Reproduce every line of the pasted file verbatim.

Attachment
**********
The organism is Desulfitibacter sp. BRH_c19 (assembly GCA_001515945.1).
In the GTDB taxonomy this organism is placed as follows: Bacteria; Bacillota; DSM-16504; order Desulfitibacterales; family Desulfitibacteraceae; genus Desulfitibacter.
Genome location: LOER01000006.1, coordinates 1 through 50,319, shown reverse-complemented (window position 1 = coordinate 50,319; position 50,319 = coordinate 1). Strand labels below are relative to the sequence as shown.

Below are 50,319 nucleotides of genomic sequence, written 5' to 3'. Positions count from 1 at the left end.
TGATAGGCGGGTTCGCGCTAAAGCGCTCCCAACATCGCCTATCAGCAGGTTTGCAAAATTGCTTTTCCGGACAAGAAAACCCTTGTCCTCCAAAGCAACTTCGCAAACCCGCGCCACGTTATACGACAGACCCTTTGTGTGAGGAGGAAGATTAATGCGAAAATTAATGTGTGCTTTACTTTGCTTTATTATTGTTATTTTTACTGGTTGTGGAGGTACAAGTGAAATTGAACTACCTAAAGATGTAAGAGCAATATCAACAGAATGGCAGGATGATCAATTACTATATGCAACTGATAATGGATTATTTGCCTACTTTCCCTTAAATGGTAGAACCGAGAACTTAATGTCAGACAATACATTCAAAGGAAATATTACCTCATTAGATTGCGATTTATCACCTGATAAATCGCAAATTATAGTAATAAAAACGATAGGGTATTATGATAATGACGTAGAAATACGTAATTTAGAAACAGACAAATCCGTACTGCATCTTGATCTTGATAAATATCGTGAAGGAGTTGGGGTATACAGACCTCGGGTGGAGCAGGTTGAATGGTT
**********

The organism is Desulfitibacter sp. BRH_c19 (assembly GCA_001515945.1).
In the GTDB taxonomy this organism is placed as follows: Bacteria; Bacillota; DSM-16504; order Desulfitibacterales; family Desulfitibacteraceae; genus Desulfitibacter.
Genome location: LOER01000006.1, coordinates 1 through 50,319, shown reverse-complemented (window position 1 = coordinate 50,319; position 50,319 = coordinate 1). Strand labels below are relative to the sequence as shown.

Below are 50,319 nucleotides of genomic sequence, written 5' to 3'. Positions count from 1 at the left end.
TGATAGGCGGGTTCGCGCTAAAGCGCTCCCAACATCGCCTATCAGCAGGTTTGCAAAATTGCTTTTCCGGACAAGAAAACCCTTGTCCTCCAAAGCAACTTCGCAAACCCGCGCCACGTTATACGACAGACCCTTTGTGTGAGGAGGAAGATTAATGCGAAAATTAATGTGTGCTTTACTTTGCTTTATTATTGTTATTTTTACTGGTTGTGGAGGTACAAGTGAAATTGAACTACCTAAAGATGTAAGAGCAATATCAACAGAATGGCAGGATGATCAATTACTATATGCAACTGATAATGGATTATTTGCCTACTTTCCCTTAAATGGTAGAACCGAGAACTTAATGTCAGACAATACATTCAAAGGAAATATTACCTCATTAGATTGCGATTTATCACCTGATAAATCGCAAATTATAGTAATAAAAACGATAGGGTATTATGATAATGACGTAGAAATACGTAATTTAGAAACAGACAAATCCGTACTGCATCTTGATCTTGATAAATATCGTGAAGGAGTTGGGGTATACAGACCTCGGGTGGAGCAGGTTGAATGGTT